With promises of another 5 percent pay hike for teachers in the upcoming legislative session and a $100 million temporary plug to address health insurance benefits for public employees, with a veritable wrestling match playing out publicly between the Higher Education Policy Commission and Gov. Jim Justice’s Blue Ribbon Commission on Higher Education to determine the fate of state colleges, and with Senate President Mitch Carmichael planning once again to push free tuition for state residents to attend community college, we are impressed with the attention and interest in education if for no other reason than it seems to have become this state’s single most important concern — because it has been neglected for so long.
But, with all of the talk, we are concerned that we all might be missing the most important pathway to improving educational outcomes in West Virginia: Quality instruction, K-12.
With an estimated 700 classrooms in the state lacking qualified teachers, many in basic math, successive annual pay hikes totaling 10 percent over two years should help attract and retain highly qualified teachers.
What are other creative answers to filling the void? With the help of the state, can school districts — especially those in the rural reaches of our mountainous landscape where it is challenging to attract qualified teachers — offer housing or daycare, forgivable loans and service scholarships? How do school districts improve support for beginning teachers and career development?
Beyond the salary adjustments, our teachers could certainly use the help. In National Assessment of Educational Progress testing last year, 35 percent of the state’s fourth graders were proficient in mathematics and 32 percent proficient in reading. Eighth graders checked in at 28 percent proficient at reading and 24 percent proficient in math. Read another way, the great majority of children — up to three of every four students — is not grade-level proficient in reading and math. That is alarming.
Pay hikes — in and of themselves — do not guarantee better results. What they do is direct more of the state’s resources towards education and help teachers make ends meet without having to work a part-time job on weekends.
That is all well and good, but for the sake of our students, what’s to become of that worthy investment if there is no support for curriculum development across individual disciplines up and down the K-12 ladder? How are we preparing and positioning our students — through coursework — for the challenge of college whether it is of the 2- or 4-year variety?
What of intellectual rigor in our high schools?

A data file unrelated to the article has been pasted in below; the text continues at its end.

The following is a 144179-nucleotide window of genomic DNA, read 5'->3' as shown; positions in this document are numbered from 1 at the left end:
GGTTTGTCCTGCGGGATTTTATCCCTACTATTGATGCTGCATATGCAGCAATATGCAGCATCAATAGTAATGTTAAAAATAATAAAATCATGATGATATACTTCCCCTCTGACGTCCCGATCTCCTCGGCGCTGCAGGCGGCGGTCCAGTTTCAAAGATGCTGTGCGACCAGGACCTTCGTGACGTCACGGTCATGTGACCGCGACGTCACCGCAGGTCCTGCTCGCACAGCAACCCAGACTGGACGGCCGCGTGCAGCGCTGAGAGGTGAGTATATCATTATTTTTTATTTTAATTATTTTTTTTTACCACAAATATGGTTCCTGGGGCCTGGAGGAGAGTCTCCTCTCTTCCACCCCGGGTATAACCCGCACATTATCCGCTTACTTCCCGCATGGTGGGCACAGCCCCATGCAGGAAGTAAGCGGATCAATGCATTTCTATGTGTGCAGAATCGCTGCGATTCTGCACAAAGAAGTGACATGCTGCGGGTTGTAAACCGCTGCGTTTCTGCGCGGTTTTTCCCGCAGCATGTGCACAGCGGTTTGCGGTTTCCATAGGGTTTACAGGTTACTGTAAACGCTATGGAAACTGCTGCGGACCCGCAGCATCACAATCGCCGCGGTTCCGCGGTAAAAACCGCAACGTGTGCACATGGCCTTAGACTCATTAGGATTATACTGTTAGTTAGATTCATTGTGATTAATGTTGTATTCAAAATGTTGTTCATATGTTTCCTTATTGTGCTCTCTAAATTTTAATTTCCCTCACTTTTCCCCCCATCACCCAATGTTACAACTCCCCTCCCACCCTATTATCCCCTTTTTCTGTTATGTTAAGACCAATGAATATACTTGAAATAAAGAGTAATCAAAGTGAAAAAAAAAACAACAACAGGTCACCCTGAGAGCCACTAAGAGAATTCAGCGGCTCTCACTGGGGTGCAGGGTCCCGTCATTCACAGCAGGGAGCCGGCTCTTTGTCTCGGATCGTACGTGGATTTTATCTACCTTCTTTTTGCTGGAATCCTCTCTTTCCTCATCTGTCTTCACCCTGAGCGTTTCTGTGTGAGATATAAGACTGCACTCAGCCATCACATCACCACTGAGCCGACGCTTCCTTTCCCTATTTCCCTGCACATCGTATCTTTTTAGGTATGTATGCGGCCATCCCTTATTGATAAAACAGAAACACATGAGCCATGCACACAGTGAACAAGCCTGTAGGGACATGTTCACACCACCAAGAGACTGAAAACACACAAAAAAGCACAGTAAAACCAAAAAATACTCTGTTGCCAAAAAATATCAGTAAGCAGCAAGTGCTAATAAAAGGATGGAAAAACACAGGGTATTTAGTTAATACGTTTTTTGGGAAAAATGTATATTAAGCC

We are concerned because we hear too many stories of poor classroom instruction, of too little time devoted to actual learning, of Advance Placement classes being dropped, of too much time spent on doing the next day’s homework in class, of missed opportunities to work one-on-one with students who may be struggling with a math concept or a writing assignment.
We are concerned because we hear stories of teachers who, routinely, flip the lights off and turn the movie projector on.
And we read reports that say — unequivocally — schools are struggling with chronic absenteeism. Last year, 54,000 students across the state missed more than 18 days of school. And there are teachers whose attendance is not much better.
We also hear stories of young, motivated teachers who do not get administrative support, of highly effective teachers who are not justly rewarded and of teachers who spend their own money to equip their classrooms.
We know there are too many principals who lack the credentials and experience to shape curriculum let alone plan an academic calendar.
We also know that about a quarter of West Virginia public and private high school students who graduated in 2017 and enrolled in the state’s public colleges were required to enroll in remedial education classes.
So, we wonder, with the legislative year just ahead and fresh revenue flowing into the treasury, why is no one talking about building a better model for the delivery of education in our schools, one designed by experts in pedagogy and curriculum, one that addresses the needs of each and every student, each and every district.
Certainly, we want reasonable incentives to keep our best teachers in the profession and to attract the next generation of instructors to the field. But we also need teachers who show up and teach the entire class period and administrators and legislators who provide them support — all to the advantage of students.
Kids will learn, they will achieve, but too many will fail — as the statistics prove — if we do not have everyone, including parents, in on this essential mission.
So why not? And why not now?
We hear kids talk and we can read the statistics. We would prefer a different ending to this story. Failure should not — cannot — be an option.
— The Register-Herald